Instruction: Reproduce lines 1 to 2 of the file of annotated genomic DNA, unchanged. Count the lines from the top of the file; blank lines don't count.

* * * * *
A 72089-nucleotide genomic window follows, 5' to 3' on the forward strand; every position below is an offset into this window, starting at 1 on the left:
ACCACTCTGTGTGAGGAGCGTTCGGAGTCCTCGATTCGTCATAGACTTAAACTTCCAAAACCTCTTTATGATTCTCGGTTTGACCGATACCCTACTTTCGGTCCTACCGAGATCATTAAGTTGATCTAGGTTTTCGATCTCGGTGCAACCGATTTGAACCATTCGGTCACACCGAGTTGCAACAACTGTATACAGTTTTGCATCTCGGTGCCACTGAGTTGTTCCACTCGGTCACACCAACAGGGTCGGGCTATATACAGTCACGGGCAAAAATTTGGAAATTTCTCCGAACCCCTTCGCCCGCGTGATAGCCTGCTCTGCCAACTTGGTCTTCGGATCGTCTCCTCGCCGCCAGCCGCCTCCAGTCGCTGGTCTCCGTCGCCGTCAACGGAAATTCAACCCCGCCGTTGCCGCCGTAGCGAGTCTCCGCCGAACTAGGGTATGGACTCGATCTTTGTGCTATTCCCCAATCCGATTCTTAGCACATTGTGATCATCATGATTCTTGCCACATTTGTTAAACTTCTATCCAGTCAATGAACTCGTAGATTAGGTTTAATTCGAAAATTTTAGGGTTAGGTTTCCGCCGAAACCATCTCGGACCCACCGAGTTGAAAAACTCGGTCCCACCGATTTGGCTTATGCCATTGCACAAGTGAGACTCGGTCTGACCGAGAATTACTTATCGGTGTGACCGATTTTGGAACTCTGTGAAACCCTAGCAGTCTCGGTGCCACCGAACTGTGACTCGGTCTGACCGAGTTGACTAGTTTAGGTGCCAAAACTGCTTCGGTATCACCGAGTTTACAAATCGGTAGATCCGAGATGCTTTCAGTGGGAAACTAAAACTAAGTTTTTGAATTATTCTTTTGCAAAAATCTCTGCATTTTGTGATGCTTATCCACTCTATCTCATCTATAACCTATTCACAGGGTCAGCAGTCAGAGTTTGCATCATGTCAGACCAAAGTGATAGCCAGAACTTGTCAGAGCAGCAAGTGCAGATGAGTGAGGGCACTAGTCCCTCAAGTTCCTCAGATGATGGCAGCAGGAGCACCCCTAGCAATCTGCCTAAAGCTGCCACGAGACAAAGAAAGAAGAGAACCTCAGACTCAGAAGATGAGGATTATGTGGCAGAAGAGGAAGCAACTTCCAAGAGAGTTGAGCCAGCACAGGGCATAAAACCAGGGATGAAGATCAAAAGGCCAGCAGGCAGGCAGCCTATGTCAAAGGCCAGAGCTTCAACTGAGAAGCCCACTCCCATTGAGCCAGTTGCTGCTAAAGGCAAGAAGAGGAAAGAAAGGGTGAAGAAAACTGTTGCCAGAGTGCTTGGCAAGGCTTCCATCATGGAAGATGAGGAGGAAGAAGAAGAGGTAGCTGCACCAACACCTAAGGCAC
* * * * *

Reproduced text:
A 72089-nucleotide genomic window follows, 5' to 3' on the forward strand; every position below is an offset into this window, starting at 1 on the left:
ACCACTCTGTGTGAGGAGCGTTCGGAGTCCTCGATTCGTCATAGACTTAAACTTCCAAAACCTCTTTATGATTCTCGGTTTGACCGATACCCTACTTTCGGTCCTACCGAGATCATTAAGTTGATCTAGGTTTTCGATCTCGGTGCAACCGATTTGAACCATTCGGTCACACCGAGTTGCAACAACTGTATACAGTTTTGCATCTCGGTGCCACTGAGTTGTTCCACTCGGTCACACCAACAGGGTCGGGCTATATACAGTCACGGGCAAAAATTTGGAAATTTCTCCGAACCCCTTCGCCCGCGTGATAGCCTGCTCTGCCAACTTGGTCTTCGGATCGTCTCCTCGCCGCCAGCCGCCTCCAGTCGCTGGTCTCCGTCGCCGTCAACGGAAATTCAACCCCGCCGTTGCCGCCGTAGCGAGTCTCCGCCGAACTAGGGTATGGACTCGATCTTTGTGCTATTCCCCAATCCGATTCTTAGCACATTGTGATCATCATGATTCTTGCCACATTTGTTAAACTTCTATCCAGTCAATGAACTCGTAGATTAGGTTTAATTCGAAAATTTTAGGGTTAGGTTTCCGCCGAAACCATCTCGGACCCACCGAGTTGAAAAACTCGGTCCCACCGATTTGGCTTATGCCATTGCACAAGTGAGACTCGGTCTGACCGAGAATTACTTATCGGTGTGACCGATTTTGGAACTCTGTGAAACCCTAGCAGTCTCGGTGCCACCGAACTGTGACTCGGTCTGACCGAGTTGACTAGTTTAGGTGCCAAAACTGCTTCGGTATCACCGAGTTTACAAATCGGTAGATCCGAGATGCTTTCAGTGGGAAACTAAAACTAAGTTTTTGAATTATTCTTTTGCAAAAATCTCTGCATTTTGTGATGCTTATCCACTCTATCTCATCTATAACCTATTCACAGGGTCAGCAGTCAGAGTTTGCATCATGTCAGACCAAAGTGATAGCCAGAACTTGTCAGAGCAGCAAGTGCAGATGAGTGAGGGCACTAGTCCCTCAAGTTCCTCAGATGATGGCAGCAGGAGCACCCCTAGCAATCTGCCTAAAGCTGCCACGAGACAAAGAAAGAAGAGAACCTCAGACTCAGAAGATGAGGATTATGTGGCAGAAGAGGAAGCAACTTCCAAGAGAGTTGAGCCAGCACAGGGCATAAAACCAGGGATGAAGATCAAAAGGCCAGCAGGCAGGCAGCCTATGTCAAAGGCCAGAGCTTCAACTGAGAAGCCCACTCCCATTGAGCCAGTTGCTGCTAAAGGCAAGAAGAGGAAAGAAAGGGTGAAGAAAACTGTTGCCAGAGTGCTTGGCAAGGCTTCCATCATGGAAGATGAGGAGGAAGAAGAAGAGGTAGCTGCACCAACACCTAAGGCAC